Something came out of that experience, though. I liked that book. I remember finishing it and going… yeah. It's not great (I'll never look at anything I write as 'great', I hope), but it doesn't suck. There's some meat on those bones. It was the first time I started to think: maybe I can write. Maybe.
I was deluged, again, with both sides of that argument. Most of those who were fans of Shadow Man were fans of The Face of Death. Those who already hated me, hated me more. But this time, I had some distance. A series of ideas had begun to form, in no particular order. I was a writer. It wasn't an accident. I was no Hemingway, and probably never would be, but I had stories to tell, and there were people who wanted to read them.
And finally: it was okay for me to have an opinion about writing. In fact, it was vital.
So I put aside my self-pity and the tortured artist façade and decided to take some responsibility for what I was doing. What was I writing about? What would I continue to write about? What could readers expect in the future? Rather than continue to be a leaf in the wind of opinion, it was time to make some decisions.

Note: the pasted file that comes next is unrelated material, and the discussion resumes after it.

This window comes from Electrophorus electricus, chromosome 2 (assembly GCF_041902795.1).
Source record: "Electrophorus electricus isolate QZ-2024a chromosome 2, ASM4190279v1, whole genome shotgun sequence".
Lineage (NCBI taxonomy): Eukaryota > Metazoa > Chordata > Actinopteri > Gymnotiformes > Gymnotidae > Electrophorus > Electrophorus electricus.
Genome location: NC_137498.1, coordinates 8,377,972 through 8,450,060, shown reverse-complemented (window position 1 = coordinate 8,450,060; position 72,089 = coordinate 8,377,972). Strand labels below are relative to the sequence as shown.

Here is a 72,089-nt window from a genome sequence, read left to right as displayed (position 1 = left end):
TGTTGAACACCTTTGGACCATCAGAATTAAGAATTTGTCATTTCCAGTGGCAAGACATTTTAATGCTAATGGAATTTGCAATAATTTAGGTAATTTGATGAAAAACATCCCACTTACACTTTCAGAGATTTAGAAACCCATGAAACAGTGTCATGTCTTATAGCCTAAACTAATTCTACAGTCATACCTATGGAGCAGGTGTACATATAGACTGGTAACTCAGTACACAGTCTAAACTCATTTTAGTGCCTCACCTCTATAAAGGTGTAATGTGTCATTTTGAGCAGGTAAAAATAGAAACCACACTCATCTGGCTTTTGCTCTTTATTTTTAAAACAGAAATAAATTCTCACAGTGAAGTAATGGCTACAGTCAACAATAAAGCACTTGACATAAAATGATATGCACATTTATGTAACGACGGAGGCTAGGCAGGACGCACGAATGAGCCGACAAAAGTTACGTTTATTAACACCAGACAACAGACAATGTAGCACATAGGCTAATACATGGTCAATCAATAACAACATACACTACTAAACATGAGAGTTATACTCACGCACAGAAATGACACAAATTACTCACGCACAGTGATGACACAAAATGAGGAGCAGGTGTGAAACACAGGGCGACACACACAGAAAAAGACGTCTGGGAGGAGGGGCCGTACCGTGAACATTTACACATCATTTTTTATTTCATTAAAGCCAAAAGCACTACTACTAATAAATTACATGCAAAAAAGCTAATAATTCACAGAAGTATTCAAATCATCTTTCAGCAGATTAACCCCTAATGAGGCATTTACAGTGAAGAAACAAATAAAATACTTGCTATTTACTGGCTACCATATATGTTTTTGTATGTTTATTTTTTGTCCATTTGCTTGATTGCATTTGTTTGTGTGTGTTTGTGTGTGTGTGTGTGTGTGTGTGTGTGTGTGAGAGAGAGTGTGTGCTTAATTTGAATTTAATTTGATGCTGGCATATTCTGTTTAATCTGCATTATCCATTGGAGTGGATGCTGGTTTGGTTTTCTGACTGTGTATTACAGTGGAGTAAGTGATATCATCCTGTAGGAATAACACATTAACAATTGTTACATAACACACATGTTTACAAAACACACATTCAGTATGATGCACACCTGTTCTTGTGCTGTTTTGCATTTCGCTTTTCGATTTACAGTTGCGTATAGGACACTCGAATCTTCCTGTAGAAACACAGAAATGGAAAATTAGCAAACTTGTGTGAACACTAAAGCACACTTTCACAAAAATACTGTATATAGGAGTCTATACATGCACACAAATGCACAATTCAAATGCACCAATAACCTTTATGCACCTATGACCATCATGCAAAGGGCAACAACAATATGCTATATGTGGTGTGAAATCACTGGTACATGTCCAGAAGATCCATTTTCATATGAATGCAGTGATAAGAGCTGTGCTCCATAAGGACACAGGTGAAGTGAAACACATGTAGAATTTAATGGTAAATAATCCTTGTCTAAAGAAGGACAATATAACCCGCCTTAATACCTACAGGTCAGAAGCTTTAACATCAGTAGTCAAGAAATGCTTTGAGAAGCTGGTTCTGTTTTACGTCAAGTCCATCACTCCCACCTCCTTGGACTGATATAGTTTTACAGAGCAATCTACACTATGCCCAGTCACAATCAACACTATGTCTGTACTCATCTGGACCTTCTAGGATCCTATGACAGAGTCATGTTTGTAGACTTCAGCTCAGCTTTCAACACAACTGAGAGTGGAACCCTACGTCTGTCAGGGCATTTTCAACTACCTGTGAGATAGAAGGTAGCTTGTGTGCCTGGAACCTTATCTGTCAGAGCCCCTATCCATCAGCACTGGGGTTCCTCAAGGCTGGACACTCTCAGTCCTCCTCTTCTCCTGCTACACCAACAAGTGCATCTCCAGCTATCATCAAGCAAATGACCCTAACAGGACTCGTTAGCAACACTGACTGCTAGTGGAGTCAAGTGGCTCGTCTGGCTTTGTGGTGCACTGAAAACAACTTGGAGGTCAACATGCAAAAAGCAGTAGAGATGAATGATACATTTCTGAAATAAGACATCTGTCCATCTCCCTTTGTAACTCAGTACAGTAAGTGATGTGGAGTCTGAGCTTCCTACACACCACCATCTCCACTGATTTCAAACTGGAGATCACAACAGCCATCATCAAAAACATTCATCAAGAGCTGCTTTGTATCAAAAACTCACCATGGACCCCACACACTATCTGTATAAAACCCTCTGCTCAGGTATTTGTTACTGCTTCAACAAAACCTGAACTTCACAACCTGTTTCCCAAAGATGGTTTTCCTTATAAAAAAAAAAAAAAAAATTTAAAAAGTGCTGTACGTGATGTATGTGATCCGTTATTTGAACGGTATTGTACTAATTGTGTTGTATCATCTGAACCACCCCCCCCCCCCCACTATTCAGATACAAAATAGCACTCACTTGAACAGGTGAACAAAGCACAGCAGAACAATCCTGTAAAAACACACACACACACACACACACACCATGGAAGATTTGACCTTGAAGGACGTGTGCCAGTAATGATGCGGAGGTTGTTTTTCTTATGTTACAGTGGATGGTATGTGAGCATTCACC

All of which brings us, in a round-a-bout way, to this article. I was given 1200 words and a pretty broad dictate: tell us about your writing, where you see your series going, or whatever. So here we are.
I finished the third novel, The Darker Side. It's a book about the secrets people keep. Not the itty-bitty ones, but the big bad ones. The ones that would reveal things about our true nature that we don't want revealed. The killer in this book is obsessed with these kinds of secrets, and he starts finding ways to reveal them to the world. In the process we find that Smoky still has some deep and very dark secrets of her own.